Companies will not be able to access the capital market for at least one year if their IPO documents are rejected by market regulator Sebi, while managers of such public issues would also face penal action.
Besides, Sebi (Securities and Exchange Board of India) has also decided to make public the details of such companies and their issue managers, along with the reasons of rejection. After Sebi’s last board meeting on August 16, Sebi Chairman U K Sinha had announced that the regulator has decided to put in place a detailed set of criteria for rejection of IPO (Initial Public Offer) documents to safeguard the interest of investors.
As per the details finalised by Sebi, in consultation with its Primary Market Advisory Committee (PMAC), the companies and the book-running lead managers (BRLMs) should be penalised for filing offer documents that are not in conformity with the pre-defined eligibility criteria in this regard.
Consequently, the companies whose offer documents are rejected would not not be allowed to access capital markets for at least one year and the same may be increased depending upon the materiality of the omissions and commissions.
The BRLMs of such issues would also be liable for penal action and the list of such offer documents rejected by Sebi, along with the details of issuers and lead managers and the reasons for rejection, would be disseminated in public domain.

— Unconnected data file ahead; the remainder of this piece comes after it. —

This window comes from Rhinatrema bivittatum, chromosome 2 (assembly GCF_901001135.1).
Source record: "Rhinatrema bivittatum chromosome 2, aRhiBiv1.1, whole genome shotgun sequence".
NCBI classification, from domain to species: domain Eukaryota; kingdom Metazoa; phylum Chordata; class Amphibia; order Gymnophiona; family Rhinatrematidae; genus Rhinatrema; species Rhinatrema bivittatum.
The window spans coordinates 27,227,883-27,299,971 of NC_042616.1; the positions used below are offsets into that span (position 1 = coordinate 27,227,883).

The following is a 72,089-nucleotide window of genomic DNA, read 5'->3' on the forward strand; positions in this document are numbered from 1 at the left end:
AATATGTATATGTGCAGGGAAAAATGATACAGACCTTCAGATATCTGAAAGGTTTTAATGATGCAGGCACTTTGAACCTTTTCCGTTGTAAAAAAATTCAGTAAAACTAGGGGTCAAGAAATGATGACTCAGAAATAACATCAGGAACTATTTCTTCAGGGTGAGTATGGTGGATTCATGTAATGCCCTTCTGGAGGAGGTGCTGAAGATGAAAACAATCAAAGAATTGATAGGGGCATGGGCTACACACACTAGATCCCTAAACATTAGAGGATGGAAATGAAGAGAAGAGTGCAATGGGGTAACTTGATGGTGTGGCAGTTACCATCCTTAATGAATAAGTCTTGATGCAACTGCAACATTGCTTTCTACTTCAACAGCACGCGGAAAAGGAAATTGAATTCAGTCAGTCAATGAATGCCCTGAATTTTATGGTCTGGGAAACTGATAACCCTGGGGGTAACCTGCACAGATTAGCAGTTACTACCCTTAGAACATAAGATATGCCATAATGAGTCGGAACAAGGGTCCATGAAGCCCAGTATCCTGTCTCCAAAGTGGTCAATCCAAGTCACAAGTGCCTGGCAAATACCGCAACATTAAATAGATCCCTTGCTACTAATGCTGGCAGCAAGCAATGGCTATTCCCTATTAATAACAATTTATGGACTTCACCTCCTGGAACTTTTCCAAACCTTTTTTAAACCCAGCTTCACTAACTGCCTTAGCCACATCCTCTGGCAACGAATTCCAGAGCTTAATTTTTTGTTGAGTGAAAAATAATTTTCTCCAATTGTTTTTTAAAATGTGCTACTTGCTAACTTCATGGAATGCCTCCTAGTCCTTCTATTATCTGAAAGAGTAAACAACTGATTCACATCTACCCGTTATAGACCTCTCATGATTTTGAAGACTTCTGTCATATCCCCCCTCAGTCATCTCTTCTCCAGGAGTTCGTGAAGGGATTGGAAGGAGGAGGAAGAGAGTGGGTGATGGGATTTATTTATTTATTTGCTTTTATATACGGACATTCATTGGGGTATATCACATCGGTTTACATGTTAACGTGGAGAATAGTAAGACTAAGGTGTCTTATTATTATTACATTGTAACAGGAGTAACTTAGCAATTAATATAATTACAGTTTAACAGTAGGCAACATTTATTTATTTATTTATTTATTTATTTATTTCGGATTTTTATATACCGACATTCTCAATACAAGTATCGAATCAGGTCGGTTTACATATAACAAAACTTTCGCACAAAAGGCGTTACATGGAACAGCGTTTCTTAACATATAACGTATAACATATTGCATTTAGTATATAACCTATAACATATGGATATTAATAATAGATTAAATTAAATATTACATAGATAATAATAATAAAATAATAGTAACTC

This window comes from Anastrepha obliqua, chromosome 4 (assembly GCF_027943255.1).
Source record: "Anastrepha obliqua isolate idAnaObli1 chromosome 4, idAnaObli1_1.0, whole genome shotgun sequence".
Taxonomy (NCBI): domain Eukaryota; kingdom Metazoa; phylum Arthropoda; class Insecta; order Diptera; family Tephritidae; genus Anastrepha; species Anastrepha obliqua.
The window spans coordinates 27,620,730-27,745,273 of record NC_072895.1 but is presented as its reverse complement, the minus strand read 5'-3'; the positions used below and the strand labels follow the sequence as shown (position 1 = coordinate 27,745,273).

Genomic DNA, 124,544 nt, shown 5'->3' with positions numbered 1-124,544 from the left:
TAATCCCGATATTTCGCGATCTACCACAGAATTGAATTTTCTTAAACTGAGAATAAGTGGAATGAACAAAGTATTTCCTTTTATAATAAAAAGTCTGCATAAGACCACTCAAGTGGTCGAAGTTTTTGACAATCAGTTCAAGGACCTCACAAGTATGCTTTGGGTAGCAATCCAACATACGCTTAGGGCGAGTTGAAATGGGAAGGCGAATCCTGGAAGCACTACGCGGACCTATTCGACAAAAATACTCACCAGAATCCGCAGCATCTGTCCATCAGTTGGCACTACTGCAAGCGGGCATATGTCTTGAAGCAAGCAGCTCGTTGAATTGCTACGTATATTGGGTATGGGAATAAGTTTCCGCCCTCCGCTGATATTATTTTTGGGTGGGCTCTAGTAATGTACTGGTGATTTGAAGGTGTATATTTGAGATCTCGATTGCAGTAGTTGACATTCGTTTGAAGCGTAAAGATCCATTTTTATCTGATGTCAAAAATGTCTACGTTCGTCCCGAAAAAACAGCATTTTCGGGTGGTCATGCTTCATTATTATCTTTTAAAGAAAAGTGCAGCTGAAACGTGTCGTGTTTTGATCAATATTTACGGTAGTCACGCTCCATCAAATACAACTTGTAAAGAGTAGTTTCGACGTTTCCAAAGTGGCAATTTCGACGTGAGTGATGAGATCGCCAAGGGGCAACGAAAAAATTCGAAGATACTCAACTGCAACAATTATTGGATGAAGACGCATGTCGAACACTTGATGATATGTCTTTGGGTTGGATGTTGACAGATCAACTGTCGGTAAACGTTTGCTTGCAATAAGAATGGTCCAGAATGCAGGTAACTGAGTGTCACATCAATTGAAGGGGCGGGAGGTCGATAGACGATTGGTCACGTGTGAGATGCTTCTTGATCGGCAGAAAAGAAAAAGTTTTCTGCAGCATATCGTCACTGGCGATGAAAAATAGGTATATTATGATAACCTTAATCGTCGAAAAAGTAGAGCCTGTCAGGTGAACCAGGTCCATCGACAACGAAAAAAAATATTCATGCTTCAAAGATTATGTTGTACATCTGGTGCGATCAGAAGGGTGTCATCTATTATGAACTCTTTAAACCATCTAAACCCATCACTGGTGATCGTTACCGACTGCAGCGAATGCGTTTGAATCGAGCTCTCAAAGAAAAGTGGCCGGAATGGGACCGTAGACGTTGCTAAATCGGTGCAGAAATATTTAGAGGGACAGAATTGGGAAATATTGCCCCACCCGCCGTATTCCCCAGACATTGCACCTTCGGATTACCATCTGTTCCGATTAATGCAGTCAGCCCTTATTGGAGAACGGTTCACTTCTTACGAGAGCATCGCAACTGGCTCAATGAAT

The criteria for rejection of offer documents include any circular transactions for building up the capital or net worth of the company, the ultimate promoters being unidentifiable and promoters’ contribution not being in compliance to regulations “in letter and in spirit”.
The offer documents would be rejected also in case of the companies being vague about utilisation of a major portion of the issue proceeds, and the object being loan repayment without disclosing the ultimate purpose of the loan.
The rejection criteria also includes the IPO proceeds being used for a purpose not creating any tangible asset for the company, or being utilised for expenses like brand building, advertisement, payment to consultants etc.
The companies would not get Sebi clearance for their IPOs also in case of their main object being setting up of a plant, while it has not received clearance, licences, permissions, or approval from the competent authority.
Sebi would also reject the IPO documents if the company has an “exaggerated, complex or misleading business model where the investors may not be in a position to assess the risk associated with such business models.”
Any sudden spurt in the business, income, debtors/creditors, assets etc just before filing the offer
document and reply to clarifications not being satisfactory would also lead to rejection.